There’s a mock-up of some pictures on the huge scale he envisioned them, as enormous altarpieces on the subject of The Spiritual Form Of Nelson Guiding Leviathan and The Spiritual Form Of Pitt Guiding Behemoth — yes, you read that right — projected onto the walls of St James’s Church, Piccadilly, where he was baptised.
The exhibition does make clear that Blake had a perfectly respectable and conventional art education, including at the Royal Academy — he was anything but a self-taught genius.
But it also hints at the sheer weirdness of Blake. He was indeed a genius, an utterly individual artist. But even for the time, he was very, very odd. He even looked a little odd, having a big head and broad shoulders on rather a little frame.
It’s well known, for instance, that he was an enthusiastic naturist, on religious grounds.
The Dance of Albion, circa 1795, by Blake. Albion is England, personified, and represents awakening
His first biographer, Alexander Gilchrist, describes how his benefactor Thomas Butts called on the Blakes at their home in Lambeth and found them freed from ‘those trouble-some disguises’ — i.e. naked. ‘Come in!’ cried Blake. ‘It’s only Adam and Eve, you know.’
He met his wife, Catherine, on the rebound from a crush on a girl who refused to take him seriously. At a friend’s house, he shared his misery with a dark haired, dark-eyed girl, who told him that ‘she pitied him from her heart’.
Eagerly, Blake asked: ‘Do you pity me?’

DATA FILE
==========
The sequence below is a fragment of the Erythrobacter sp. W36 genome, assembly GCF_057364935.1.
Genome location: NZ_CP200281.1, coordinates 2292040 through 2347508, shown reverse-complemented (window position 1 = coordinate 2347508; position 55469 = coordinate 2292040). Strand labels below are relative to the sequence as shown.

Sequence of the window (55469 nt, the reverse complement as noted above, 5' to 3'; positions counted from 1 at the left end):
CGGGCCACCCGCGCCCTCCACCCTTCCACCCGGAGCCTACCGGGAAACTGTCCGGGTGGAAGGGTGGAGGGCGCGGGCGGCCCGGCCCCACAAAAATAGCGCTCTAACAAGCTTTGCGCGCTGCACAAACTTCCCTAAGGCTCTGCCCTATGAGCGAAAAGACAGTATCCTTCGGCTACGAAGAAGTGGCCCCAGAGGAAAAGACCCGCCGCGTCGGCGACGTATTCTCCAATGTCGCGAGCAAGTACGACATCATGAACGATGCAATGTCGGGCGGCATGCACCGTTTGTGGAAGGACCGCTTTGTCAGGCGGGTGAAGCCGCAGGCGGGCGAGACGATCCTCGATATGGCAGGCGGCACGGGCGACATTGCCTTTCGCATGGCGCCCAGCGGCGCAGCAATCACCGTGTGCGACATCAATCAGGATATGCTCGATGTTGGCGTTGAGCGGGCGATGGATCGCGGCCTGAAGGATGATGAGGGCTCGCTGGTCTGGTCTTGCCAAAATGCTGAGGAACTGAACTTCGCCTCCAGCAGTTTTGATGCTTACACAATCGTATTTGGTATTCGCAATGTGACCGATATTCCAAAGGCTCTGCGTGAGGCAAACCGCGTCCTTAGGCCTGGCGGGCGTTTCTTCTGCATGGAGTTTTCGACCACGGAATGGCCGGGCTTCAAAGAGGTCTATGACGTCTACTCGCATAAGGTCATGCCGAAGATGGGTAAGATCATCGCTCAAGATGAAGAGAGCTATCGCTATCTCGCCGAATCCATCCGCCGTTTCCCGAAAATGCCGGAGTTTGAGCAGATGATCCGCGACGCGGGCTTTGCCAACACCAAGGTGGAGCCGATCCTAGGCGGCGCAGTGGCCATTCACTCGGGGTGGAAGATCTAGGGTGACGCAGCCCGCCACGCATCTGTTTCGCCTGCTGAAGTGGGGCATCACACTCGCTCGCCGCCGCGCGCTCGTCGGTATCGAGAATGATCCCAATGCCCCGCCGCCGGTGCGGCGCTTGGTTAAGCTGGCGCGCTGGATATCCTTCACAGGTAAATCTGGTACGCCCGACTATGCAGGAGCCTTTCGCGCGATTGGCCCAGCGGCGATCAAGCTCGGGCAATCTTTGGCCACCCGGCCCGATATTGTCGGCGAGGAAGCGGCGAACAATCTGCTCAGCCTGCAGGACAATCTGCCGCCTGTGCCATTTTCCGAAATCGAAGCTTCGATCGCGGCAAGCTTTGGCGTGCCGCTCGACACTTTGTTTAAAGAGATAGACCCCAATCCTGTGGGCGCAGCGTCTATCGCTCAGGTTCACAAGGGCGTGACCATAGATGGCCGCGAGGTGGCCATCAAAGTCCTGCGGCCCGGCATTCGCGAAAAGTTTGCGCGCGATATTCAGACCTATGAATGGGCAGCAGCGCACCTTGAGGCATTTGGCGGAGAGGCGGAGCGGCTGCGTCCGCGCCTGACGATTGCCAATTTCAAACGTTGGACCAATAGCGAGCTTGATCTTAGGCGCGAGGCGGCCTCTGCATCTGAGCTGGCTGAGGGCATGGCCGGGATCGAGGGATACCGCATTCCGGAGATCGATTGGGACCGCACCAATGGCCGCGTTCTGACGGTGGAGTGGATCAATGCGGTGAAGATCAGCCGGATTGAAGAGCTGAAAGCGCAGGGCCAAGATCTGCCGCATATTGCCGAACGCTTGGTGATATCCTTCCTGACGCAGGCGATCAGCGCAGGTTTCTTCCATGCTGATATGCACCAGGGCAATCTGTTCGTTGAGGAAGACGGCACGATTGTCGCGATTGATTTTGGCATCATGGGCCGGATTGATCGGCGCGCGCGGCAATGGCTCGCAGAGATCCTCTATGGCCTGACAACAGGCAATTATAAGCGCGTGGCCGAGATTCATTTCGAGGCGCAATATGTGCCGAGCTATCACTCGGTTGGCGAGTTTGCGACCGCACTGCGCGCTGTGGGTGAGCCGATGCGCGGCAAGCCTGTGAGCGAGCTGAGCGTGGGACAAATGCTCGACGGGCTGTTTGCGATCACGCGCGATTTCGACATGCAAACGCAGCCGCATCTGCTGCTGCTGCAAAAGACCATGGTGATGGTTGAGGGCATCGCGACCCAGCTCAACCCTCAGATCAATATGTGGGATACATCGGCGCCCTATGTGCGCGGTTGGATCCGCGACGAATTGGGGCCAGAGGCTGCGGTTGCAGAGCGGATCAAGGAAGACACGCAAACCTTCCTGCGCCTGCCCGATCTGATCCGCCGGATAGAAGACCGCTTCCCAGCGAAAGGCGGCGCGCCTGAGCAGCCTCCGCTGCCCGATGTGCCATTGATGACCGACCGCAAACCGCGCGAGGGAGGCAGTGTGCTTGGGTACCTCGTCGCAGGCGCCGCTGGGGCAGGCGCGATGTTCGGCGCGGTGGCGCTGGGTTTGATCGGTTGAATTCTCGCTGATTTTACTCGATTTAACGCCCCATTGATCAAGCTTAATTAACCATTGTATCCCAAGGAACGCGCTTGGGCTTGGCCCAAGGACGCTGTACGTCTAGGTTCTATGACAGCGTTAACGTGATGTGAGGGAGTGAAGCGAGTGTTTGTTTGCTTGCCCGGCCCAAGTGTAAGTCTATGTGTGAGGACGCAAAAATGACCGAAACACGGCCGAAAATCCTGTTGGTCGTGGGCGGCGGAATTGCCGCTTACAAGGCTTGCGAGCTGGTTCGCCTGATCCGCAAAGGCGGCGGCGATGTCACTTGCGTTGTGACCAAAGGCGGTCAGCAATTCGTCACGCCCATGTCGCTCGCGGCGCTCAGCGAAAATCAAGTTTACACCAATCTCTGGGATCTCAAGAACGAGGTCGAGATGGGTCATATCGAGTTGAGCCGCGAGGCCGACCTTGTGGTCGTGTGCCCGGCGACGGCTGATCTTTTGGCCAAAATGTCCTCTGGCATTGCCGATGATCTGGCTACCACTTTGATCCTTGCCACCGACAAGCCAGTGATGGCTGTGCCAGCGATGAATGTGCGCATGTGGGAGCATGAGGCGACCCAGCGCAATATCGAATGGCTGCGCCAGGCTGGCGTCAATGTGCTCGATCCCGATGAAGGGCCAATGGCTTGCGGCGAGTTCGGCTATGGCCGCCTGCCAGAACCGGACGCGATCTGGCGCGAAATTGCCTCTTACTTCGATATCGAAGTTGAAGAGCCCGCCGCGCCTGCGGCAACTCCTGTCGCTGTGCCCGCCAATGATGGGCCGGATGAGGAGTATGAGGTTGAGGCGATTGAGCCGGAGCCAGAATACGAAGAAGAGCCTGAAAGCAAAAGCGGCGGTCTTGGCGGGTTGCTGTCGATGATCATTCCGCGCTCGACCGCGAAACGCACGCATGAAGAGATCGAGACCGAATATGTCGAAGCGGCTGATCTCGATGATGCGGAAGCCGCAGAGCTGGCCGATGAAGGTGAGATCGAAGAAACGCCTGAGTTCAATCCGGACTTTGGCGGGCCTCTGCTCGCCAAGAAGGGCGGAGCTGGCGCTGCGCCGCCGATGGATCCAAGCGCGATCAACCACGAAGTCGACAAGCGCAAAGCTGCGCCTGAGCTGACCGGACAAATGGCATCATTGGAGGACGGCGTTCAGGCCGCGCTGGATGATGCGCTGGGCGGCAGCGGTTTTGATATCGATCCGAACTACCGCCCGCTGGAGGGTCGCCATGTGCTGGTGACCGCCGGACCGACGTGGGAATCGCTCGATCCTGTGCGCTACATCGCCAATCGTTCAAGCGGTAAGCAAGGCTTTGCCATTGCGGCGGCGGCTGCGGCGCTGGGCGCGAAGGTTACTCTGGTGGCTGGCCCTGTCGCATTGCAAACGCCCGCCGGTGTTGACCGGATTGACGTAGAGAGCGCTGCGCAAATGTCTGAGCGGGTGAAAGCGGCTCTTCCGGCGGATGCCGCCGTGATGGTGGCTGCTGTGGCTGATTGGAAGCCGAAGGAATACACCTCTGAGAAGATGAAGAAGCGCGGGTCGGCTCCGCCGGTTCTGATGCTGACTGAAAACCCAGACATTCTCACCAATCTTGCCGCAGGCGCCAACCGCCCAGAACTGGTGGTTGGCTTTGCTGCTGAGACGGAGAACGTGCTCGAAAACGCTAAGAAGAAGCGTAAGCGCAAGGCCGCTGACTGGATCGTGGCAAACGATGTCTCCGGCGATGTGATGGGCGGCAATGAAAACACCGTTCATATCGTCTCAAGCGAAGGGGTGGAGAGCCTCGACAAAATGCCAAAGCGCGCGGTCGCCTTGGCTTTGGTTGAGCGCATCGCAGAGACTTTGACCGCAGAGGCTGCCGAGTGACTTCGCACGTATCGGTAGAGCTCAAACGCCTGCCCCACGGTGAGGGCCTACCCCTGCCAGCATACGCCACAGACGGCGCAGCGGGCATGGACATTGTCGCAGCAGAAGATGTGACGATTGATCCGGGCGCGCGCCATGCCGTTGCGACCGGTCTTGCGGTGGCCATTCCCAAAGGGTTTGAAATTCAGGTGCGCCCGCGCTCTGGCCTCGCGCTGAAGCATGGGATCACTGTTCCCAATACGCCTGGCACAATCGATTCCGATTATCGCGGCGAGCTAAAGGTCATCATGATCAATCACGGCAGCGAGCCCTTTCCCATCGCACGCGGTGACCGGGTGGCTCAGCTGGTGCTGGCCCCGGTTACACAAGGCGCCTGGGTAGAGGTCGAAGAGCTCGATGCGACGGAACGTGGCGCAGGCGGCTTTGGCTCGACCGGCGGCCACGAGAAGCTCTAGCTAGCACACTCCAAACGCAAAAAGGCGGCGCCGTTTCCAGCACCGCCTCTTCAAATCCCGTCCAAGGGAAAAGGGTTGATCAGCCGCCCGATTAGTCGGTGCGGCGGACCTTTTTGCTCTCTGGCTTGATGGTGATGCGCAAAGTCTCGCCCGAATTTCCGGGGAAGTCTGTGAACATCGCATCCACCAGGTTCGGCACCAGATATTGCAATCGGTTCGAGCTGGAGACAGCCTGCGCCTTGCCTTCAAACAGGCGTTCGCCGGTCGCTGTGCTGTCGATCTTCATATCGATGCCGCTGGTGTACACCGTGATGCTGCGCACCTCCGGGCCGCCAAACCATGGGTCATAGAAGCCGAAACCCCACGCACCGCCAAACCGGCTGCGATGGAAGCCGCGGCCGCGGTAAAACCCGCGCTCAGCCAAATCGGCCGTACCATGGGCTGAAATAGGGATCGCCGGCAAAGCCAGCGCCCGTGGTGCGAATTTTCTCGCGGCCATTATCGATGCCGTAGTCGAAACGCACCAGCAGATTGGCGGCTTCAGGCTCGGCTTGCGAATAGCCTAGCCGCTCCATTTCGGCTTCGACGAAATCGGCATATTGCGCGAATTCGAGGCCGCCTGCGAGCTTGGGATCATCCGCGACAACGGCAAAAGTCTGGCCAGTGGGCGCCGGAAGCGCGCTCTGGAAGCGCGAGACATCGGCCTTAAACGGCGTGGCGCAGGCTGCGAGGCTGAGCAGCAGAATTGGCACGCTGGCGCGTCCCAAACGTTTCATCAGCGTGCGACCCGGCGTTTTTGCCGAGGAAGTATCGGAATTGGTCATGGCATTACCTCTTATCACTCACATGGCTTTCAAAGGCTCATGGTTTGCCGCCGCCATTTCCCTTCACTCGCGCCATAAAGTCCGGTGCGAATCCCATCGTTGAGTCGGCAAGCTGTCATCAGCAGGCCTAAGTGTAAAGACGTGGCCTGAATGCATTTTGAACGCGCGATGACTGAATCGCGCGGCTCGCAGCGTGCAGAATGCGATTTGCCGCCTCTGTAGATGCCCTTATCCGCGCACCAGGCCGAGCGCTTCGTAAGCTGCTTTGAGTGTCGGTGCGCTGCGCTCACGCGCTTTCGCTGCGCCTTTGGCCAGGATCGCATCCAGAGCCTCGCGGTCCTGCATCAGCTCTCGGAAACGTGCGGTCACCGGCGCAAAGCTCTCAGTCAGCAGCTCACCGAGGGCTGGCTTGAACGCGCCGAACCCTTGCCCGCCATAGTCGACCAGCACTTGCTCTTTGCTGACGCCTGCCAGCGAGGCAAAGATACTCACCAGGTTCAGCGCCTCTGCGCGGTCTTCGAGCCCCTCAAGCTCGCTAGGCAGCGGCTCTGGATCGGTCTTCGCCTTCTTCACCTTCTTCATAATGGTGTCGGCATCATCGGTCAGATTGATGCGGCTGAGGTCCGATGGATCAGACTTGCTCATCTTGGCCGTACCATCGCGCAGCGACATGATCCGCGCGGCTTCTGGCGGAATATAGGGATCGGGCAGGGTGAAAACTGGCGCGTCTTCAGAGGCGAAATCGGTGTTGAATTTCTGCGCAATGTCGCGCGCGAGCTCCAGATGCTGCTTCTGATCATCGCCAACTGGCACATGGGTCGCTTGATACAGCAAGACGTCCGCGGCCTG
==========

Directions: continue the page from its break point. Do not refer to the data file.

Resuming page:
‘Yes, I do, most sincerely,’ she said. And Blake said, ‘Then I love you for that’, and promptly began courting her.
They married when he was 25, she 20. The bride was illiterate and marked the marriage register with a cross.
His father, unimpressed by the family background of his new wife, refused to let the couple live with him.
Yet Catherine is the heroine of any biography of Blake, putting up with his weird ideas, his frequent bouts of penury, his imperiousness and his consciousness of his own genius — with which she entirely agreed — and his libido.
Blake was completely obsessed by sex; it was central to his world view. This would be far more apparent from his art, if it weren’t that his wife went through his work after his death, weeding out explicit pieces she thought would discredit his reputation.
The Swedenborgian church, of which he was a member, was founded by a Swedish visionary, Swedenborg, who, among other things, believed that sex was a way of achieving an ecstatic union with God, an idea familiar to us from the Buddhist notion of tantric sex.
The Ancient of Days by William Blake at the Tate Britain exhibition which shows a collection of the iconic pieces he created
And Blake believed in the Swedenborgian equivalent of tantric sex, and lost no opportunity of engaging in it.